He lived a busy life and died at 47. Often times he wouldn't get home until late. Sometimes he was home for dinner but more often we didn't see him until morning. In the morning there'd be some bread on the counter. (He was often paid in trade.) My mom kept the books and quite often there were heavy discussions about collecting money from certain people. Dad hated collecting. I know once we had a load a lumber delivered. We used that load of lumber for years. People brought fish and a lot of stuff in payment. I know he would visit a lot of elderly patients and they just needed to talk. They fed him cookies, bread, and such….all of which he shouldn't have.

I know my dad was really welcomed to the town. He proved himself as a family doctor and he was here to stay. He was the right person for the area.

My dad had a plane, a Piper J-3, that he kept at the Arnold Farm. He and Vern Beur rebuilt the plane but Vern did most of the work. Later my dad bought some floats and kept them in the east side of the dock in San de Fuca. He had a boat to go to and from the plane. His dream was to commute to the Everett Hospital by air because the ferry was unpredictable. I know that if he had a real emergency, he or someone would call and have the ferry held. That happened on a couple of occasions. He drove very very fast - he was noted in town for fast driving. His favorite magazine was Motor Trend. He was really interested in cars.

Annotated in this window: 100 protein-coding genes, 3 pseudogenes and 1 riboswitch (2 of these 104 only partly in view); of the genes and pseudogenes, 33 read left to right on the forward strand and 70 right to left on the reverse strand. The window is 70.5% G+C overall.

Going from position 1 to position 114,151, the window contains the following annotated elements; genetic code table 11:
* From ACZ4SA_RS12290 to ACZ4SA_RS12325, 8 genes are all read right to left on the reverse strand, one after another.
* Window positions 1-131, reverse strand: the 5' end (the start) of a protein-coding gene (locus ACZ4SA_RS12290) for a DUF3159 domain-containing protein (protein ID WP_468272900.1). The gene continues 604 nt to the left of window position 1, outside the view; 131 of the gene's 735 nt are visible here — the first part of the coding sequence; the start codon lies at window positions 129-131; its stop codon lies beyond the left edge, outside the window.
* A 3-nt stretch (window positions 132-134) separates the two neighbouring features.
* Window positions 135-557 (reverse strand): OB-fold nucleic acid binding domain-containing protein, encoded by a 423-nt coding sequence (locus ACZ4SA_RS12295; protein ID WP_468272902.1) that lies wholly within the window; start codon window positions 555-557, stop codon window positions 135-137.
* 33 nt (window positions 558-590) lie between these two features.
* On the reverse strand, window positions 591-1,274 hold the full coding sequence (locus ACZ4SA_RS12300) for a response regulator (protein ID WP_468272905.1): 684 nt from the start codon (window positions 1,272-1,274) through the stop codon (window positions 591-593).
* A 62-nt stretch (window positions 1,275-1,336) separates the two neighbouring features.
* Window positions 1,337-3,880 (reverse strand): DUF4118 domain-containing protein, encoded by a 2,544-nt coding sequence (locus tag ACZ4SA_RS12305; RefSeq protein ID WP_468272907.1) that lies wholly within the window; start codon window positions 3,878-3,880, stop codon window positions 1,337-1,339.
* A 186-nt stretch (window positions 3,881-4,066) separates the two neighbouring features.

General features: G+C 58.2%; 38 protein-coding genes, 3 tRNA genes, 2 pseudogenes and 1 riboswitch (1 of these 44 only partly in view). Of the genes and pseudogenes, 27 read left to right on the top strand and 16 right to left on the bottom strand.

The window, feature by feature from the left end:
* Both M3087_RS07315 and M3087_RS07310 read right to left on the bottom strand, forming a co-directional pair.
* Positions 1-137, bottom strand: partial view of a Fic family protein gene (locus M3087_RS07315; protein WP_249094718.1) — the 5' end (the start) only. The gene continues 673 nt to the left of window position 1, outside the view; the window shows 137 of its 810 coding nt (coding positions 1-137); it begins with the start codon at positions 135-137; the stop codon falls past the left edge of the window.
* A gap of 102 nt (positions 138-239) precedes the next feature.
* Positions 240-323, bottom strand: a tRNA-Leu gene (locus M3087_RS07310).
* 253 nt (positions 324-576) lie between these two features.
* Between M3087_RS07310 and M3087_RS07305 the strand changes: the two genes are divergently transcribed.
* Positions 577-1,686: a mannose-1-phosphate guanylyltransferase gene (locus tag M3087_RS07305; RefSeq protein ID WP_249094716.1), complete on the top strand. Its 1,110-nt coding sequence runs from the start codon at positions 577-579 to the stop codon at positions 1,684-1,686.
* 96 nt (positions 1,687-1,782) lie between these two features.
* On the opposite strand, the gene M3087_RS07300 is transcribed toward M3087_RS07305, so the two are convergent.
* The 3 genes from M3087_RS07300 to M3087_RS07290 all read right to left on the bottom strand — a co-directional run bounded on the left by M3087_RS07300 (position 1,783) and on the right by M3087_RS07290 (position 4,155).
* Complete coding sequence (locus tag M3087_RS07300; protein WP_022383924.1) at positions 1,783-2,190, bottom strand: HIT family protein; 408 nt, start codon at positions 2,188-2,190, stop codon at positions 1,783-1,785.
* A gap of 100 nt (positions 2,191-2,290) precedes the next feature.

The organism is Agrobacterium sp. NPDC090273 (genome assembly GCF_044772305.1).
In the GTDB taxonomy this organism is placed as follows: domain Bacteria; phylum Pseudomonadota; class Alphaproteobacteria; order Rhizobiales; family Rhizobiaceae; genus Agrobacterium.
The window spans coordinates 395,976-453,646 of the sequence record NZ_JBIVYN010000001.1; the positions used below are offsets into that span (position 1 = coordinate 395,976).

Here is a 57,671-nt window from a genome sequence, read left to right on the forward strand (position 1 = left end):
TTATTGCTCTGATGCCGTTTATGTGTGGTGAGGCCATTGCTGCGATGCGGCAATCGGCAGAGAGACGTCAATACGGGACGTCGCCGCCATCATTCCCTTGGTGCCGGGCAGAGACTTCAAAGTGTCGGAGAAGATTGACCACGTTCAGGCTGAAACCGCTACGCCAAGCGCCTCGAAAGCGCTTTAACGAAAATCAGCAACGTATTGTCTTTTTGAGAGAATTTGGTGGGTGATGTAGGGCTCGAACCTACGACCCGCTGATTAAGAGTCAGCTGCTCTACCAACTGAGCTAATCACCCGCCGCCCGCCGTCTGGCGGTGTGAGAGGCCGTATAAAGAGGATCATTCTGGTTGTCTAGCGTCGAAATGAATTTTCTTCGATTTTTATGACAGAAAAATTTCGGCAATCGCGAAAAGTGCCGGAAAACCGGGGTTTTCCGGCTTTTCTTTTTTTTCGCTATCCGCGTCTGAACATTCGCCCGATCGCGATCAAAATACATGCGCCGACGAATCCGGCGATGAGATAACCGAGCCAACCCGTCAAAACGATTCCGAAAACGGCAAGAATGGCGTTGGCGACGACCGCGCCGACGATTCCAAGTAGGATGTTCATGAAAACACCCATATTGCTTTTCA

I remember one day I was painting the baseboard in the hallway at the office and the phone rang. He hung up and said, "Put your paint brush down. We're going for a drive." No cars had seat belts at that time, but he had installed aircraft seat belts in the Chrysler, tied to frame with cable. We were south of Race Road and he told me to look at the speedometer but, "Don't tell your mom." We were going 150! He drove the Packard (a previous car) fast too.

Years ago the story was told that he went to the Sheriff's office one day and the Sheriff said, "Doc, I tried catching you last night but I couldn't keep up with you." He was a very good driver. I remember waking up one morning when we were in the chafey house, seeing a deer in the yard with it's throat cut. There was a piece of grill missing from the car. He obviously hit the deer and cut it's throat to put it down. The deer was given away to someone. It didn't go to waste.

*Interview by Judy Lynn with Roger Eelkema, 2009:

Roger: The next building was the Bishop Building. Dr. Bishop was well liked. He gave me asthma shots and probably saved my life two or three times. He would come to your house. Dr. Chafey had his office there before Dr. Bishop. He lived at Madrona and Vine and had been a missionary.

*Interview by Judy Lynn with Ed Youderian, 2010: